Stitch Up - An afternoon of sewing in memory of Deanna Davis Come and celebrate the life and passion of our friend, Deanna, by helping to make quilts for her favorite charity, The Children's Quilt Project. Fabric kits will be provided, just bring your sewing machine or bring your own fabric donation. People new to sewing are welcome!

April 16th: 7pm, Piedmont Center of the Arts
Lecture: Biased and Edgy: My Career in Quilts, a lecture by Joe Cunningham $10 collected at the door, doors open at 6:30pm

April 18th: 10am-4pm, Piedmont Center of the Arts
Workshop: Modern quilts with a message: Designing quilt blocks for today’s stories with Kathryn Clark. $85 (registration required)

April 19th: 12pm-2:30pm, Piedmont Center of the Arts FREE
Family and Community Activity Day - includes quilting demos

Quilts clockwise from top left: Tara Faughnan, Joel Ignacio, Linda Hlady, Stacey Sharman, Terri Carpenter, Patricia Smith, Kristen Takakuwa

Tutorial: Quilted Mariner's Compass Floor Cushion

Awhile back, I made a floor cushion for my friend Kim featuring her first fabric line, Tidal Lace.  Since her fabric is inspired by the sea, I decided that something featuring a Mariner's Compass block would be just the thing! Want to make one as well?  Although I didn't photograph every step of the process, I'll walk you through the basics of foundation paper piecing the compass block and point you in the right direction for good tutorials for the rest of the cushion.  I won't lie, it's not the easiest thing in the world to whip up, but you can do it!

To make a 24" square floor cushion of your own, you will need:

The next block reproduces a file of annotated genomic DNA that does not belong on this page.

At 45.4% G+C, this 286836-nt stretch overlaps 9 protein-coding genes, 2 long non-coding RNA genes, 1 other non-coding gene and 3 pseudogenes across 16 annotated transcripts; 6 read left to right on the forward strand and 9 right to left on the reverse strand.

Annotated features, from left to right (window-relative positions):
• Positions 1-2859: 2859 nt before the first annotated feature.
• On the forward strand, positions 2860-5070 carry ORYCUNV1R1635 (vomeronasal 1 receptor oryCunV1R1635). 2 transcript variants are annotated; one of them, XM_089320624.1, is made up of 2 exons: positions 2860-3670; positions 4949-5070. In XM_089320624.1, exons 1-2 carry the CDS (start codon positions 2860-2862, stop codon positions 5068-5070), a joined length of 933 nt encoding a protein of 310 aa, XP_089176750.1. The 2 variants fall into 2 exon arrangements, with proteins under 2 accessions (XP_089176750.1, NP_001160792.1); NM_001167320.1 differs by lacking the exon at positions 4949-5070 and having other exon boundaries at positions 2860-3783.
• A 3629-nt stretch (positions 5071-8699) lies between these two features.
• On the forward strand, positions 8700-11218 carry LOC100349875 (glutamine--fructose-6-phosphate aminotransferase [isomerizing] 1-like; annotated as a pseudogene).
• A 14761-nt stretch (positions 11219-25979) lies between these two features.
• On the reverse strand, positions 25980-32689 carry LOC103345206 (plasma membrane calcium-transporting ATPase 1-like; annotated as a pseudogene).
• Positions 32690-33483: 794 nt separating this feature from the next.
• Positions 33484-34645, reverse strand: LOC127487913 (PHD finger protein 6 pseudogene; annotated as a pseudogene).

Rotary cutter
Cutting mat
Rotary Cutting Ruler
Sewing Machine with zipper foot and walking foot and hoping foot
Basic sewing supplies like scissors, thread, pins, etc.
Thread to match cushion
Printer & plain white printing paper
Washable glue stick 
Freezer paper
Spray Baste 505
Blue painters tape
Exacto knife


Download and print the PDF file for the Mariner's Compass block.  Make sure that the PDF is not scaled to fit the page or resized when you print it. You will need to tape the pages together to form the completed block, as seen in the picture below.

If possible, avoid taping over the dark outer lines of each shape.  You'll need to stitch through and rip out the paper along these lines later, so the less tape on those parts the better!

Cut your pattern apart, keeping each similarly lettered section uncut as in the photo below.


  • Fussy cut four 8" x 25" strips of the large border print that runs along the bottom of the Tidal Lace Coral fabric featuring the large, lacy tide-pool creatures for the sides of the cushion
  • 25" x 25" square of Tidal Lace Coral for the bottom of the cushion
  • 4.25" strip of Tidal Lace Coral, (using what is left over from your fussy cutting for the rest of the cushion *
  • 4" strip of Shimmer Aqua (along the selvedge edge as it's a directional print)*
  • 5-1/2" x 42" strip of Starlight Seafoam*
  •  4" x 42" strip of  Tide Pool Seafoam*
  • 5" x 42" strip of Tidal Lace Deep Sea solid blue
Cut the following in both batting and muslin:
  • 2 pcs. 26" x 26"